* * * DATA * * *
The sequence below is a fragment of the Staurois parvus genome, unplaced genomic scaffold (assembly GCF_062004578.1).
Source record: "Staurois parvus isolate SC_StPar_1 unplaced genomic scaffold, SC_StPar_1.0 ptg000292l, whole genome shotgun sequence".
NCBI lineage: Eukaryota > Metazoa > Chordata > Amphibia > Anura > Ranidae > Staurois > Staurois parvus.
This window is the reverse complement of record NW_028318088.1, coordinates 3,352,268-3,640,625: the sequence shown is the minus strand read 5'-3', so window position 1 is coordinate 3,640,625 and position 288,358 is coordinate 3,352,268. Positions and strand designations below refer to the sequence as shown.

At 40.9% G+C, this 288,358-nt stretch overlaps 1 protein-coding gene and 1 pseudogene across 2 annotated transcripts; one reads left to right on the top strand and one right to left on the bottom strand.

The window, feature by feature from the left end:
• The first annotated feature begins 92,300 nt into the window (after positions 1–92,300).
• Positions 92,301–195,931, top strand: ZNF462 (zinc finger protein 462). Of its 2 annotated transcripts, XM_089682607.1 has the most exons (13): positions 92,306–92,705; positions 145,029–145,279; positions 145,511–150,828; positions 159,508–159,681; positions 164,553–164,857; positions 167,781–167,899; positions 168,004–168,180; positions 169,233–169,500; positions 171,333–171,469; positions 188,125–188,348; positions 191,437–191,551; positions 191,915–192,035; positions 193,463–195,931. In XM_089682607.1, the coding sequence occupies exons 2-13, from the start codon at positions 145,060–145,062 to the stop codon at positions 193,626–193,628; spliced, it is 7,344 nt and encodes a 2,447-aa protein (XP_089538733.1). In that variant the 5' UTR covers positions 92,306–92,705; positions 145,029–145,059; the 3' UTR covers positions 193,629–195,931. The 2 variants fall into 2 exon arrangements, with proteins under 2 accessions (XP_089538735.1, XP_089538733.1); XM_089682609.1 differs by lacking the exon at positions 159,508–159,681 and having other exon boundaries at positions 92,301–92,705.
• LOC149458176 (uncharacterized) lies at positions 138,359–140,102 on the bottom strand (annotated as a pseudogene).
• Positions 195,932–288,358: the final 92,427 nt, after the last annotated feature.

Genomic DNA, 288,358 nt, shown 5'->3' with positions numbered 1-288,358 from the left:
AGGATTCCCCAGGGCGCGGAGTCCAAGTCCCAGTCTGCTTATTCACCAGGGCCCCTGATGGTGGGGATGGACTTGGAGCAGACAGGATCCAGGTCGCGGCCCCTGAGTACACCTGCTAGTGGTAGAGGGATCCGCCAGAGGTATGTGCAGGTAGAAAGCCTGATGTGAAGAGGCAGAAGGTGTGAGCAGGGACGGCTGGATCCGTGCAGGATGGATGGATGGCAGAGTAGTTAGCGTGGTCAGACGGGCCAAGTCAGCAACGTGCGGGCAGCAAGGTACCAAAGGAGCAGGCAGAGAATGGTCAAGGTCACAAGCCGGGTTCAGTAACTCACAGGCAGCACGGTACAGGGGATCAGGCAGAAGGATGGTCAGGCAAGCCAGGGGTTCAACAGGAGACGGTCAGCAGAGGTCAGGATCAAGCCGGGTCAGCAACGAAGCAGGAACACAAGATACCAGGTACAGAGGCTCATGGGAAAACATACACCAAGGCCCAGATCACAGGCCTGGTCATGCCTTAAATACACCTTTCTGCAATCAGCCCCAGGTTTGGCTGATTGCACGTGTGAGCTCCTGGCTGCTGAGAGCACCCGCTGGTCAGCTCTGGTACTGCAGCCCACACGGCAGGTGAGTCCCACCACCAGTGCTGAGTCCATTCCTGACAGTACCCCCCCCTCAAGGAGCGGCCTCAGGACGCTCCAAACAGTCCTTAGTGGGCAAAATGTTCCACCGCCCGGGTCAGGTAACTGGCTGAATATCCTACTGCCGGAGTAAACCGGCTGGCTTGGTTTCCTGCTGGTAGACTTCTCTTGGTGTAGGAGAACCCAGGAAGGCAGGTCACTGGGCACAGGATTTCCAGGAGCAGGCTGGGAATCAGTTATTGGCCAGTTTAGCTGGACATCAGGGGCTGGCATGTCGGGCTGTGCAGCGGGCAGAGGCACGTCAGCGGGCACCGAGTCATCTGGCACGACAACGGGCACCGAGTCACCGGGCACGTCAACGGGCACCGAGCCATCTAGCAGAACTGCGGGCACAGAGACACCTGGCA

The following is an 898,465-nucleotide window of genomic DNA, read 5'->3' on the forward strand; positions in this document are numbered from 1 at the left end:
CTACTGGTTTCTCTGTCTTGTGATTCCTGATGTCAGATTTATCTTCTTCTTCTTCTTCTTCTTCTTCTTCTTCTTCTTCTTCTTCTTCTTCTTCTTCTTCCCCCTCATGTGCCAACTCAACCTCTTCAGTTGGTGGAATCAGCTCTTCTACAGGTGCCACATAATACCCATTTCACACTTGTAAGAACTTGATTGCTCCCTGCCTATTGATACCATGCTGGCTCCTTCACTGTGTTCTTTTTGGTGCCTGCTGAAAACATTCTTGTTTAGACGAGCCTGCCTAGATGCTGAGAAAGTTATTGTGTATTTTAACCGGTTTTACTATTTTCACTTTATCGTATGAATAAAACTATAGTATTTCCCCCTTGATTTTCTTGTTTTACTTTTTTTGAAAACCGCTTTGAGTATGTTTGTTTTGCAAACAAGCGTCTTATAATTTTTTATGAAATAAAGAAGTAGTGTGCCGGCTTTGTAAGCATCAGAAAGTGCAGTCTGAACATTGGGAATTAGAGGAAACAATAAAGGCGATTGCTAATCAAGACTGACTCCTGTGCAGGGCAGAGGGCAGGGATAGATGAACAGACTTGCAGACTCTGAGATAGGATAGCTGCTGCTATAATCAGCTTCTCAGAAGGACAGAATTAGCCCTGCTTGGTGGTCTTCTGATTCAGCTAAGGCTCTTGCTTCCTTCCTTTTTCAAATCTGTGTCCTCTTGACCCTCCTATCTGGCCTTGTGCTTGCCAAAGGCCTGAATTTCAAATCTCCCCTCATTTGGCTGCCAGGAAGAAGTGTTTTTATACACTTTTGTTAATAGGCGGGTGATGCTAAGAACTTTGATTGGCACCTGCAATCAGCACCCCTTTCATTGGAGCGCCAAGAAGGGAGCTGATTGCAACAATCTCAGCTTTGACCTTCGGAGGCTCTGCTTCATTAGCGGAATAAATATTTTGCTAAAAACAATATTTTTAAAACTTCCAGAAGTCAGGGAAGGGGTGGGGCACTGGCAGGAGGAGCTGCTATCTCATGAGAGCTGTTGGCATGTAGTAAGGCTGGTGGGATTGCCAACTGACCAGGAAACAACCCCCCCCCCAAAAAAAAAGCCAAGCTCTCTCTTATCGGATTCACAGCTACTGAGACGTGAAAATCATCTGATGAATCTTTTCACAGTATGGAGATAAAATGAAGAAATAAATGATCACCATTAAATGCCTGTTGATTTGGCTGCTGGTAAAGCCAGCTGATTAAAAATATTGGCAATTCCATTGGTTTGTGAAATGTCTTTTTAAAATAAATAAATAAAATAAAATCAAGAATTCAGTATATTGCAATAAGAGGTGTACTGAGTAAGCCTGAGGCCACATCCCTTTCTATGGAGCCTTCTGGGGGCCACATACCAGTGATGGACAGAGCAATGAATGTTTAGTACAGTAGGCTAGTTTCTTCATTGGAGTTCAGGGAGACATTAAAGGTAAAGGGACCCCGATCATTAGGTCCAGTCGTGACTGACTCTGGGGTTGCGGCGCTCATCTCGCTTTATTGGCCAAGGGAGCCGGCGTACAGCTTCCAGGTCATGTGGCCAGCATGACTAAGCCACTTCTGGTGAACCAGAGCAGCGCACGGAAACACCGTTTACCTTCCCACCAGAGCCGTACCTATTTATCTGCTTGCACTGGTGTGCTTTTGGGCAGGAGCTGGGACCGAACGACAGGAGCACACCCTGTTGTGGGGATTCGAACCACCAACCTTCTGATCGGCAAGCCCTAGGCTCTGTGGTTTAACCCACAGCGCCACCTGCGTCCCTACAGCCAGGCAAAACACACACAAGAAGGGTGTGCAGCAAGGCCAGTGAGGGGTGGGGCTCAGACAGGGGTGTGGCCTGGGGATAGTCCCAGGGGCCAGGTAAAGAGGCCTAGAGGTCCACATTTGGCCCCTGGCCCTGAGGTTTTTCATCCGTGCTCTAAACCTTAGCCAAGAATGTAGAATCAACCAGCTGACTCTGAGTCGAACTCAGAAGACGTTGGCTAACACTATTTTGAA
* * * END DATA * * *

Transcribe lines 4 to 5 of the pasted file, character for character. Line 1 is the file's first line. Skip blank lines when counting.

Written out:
This window is the reverse complement of record NW_028318088.1, coordinates 3,352,268-3,640,625: the sequence shown is the minus strand read 5'-3', so window position 1 is coordinate 3,640,625 and position 288,358 is coordinate 3,352,268. Positions and strand designations below refer to the sequence as shown.

At 40.9% G+C, this 288,358-nt stretch overlaps 1 protein-coding gene and 1 pseudogene across 2 annotated transcripts; one reads left to right on the top strand and one right to left on the bottom strand.